Patricia and I have been enjoying, for the third summer in a row, a program called "America's Got Talent". It is on NBC/ASN Tuesday nights at 9pm ET.
Many of the people who try out for that show, don't actually have talent. Singers who can't sing. Jugglers who drop things alla the time. And, my favourite, magicians with no ability to perform magic.
Quite a few years ago, I was in a magic club here in Halifax. I spent more than a little bit of money purchasing effects from places like Hank Lee's Magic Factory and Phil Matlin in Montreal, who runs Perfect Magic. I became a member of IBM, the International Brotherhood of Magicians. I subscribed to the Linking Ring magazine.
And, you know what?
I found it boring.
When I began to move a little bit closer to the "inner circle", when I began to realize and understand how these effects were done, I started to feel a little cheated. I both want and don't want to know how something is done. I am conflicted. I mean, I want to know how David Copperfield or Lance Burton achieves flight, and can fly around the stage and the audience like an errant balloon with the air escaping from it. But, if I researched how these effects were done (and there are places where you can do that), I'd doubtless feel that it was fake and silly. And I don't need to know how those effects are achieved in order to get a kick out of them any more than I need to know how a microwave oven works in order to enjoy popcorn.
It comes down, to me at least, to presentation. If an effect is artfully performed, if I see something I haven't seen before, if my mouth is agape, then I am willing to suspend my disbelief and be amazed about what I have seen. That, to me, is magic.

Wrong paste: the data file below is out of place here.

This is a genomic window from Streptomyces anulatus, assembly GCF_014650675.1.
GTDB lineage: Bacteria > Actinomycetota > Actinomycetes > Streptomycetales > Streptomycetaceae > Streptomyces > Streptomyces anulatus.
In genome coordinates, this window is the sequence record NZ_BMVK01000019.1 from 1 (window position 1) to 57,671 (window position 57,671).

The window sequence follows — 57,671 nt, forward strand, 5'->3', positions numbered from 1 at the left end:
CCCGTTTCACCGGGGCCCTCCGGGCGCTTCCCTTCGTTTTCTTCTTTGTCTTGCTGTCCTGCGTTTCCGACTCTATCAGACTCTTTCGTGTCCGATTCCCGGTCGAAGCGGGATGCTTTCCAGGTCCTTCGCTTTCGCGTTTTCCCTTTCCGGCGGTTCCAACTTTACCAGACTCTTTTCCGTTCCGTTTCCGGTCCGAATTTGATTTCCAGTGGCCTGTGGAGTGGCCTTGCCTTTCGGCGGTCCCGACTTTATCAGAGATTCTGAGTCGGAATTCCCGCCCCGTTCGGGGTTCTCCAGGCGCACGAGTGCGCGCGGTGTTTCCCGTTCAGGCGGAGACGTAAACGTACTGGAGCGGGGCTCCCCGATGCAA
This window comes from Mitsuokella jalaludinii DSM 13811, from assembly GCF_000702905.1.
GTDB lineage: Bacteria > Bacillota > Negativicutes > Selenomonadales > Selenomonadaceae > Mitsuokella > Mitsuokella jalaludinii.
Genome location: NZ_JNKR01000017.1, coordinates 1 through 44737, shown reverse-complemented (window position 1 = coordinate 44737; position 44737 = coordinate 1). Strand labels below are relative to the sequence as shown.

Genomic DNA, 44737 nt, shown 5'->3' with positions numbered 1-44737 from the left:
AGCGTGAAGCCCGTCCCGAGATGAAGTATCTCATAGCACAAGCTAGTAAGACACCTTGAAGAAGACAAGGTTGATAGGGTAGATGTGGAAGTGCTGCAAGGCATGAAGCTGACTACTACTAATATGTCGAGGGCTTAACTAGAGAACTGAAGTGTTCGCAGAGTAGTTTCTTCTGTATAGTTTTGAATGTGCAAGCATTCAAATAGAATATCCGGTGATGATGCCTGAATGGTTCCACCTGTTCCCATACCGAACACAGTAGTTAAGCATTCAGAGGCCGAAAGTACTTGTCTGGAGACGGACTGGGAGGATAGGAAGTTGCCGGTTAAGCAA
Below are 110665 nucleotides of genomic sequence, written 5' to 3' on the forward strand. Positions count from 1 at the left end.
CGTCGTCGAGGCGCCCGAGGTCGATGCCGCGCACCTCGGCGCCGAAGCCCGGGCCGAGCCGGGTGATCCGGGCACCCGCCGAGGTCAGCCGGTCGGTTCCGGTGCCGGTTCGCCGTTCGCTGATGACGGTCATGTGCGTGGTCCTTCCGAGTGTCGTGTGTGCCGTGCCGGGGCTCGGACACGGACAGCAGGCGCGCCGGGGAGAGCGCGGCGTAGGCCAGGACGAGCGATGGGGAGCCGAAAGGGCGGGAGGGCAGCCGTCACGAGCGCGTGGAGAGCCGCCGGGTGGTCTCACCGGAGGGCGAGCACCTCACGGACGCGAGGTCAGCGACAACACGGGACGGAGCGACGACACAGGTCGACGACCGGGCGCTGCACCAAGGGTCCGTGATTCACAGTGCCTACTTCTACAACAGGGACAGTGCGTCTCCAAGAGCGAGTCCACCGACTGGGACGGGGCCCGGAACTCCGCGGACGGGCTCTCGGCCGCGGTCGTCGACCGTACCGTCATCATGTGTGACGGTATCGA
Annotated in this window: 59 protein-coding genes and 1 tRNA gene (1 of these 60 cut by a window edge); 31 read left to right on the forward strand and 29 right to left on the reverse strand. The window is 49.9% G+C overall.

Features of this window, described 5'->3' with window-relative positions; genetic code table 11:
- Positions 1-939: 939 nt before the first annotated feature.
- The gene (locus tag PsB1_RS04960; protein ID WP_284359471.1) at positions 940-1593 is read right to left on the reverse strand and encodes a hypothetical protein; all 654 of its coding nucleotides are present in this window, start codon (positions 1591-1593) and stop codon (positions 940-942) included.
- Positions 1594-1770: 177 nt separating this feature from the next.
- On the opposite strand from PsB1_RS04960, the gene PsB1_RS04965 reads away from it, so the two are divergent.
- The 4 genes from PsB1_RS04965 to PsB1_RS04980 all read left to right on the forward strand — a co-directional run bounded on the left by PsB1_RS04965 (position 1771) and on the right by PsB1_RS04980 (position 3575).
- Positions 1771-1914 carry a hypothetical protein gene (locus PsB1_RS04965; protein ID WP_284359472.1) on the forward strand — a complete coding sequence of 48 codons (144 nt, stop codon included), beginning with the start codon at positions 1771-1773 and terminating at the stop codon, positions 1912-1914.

I still remember a couple of effects, by the way. And, while I sold off most of my magic books last year, I did keep a couple. But I sold off nearly every effect I bought back in the early 1990's. Glad to be rid of them. And, Rod Doiron of that magic club was kind enough to let me sell off those items at that club last year.
(Yes, JC and Deb Smith: the same Rod Doiron you know. I get around.)
But, let's get back to "America's Got Talent". We like the show quite a bit. But, we can't help but notice that some of the people who try out, already not only have talent, but have thriving careers in their field of endeavour.
An example of this is The Pendragons. They have been a hubby and wife magic team for some 30 years. They are very well known in magic circles and have had a healthy career with the attendant appearance fees to match. Jonathan Pendragon was nearly killed 2 years ago when he was stabbed by the blunt end of an arrow in a freak accident. It has taken him this long to make it back to the point where he can perform in public.
I suppose this is a comeback of sorts for them both; but even so, they already have talent, and were discovered and acknowledged for their talent, a long, long time ago. It is not necessary for Sharon Osbourne and David Hasselhoff to tell them that they are talented. The Pendragons and their multitude of admirers already know that.
They don't need, and shouldn't be, on this show. The show should be about undiscovered talent. But it isn't, even though it hardly seems fair to put established artists like the Pendragons cheek by jowl with some guy who read a magic book a couple of years ago and fancies himself a magician. It isn't fair to anybody: the Pendragons, the Buddy with the magic book, and the viewers.
But we'll still watch. Don't worry!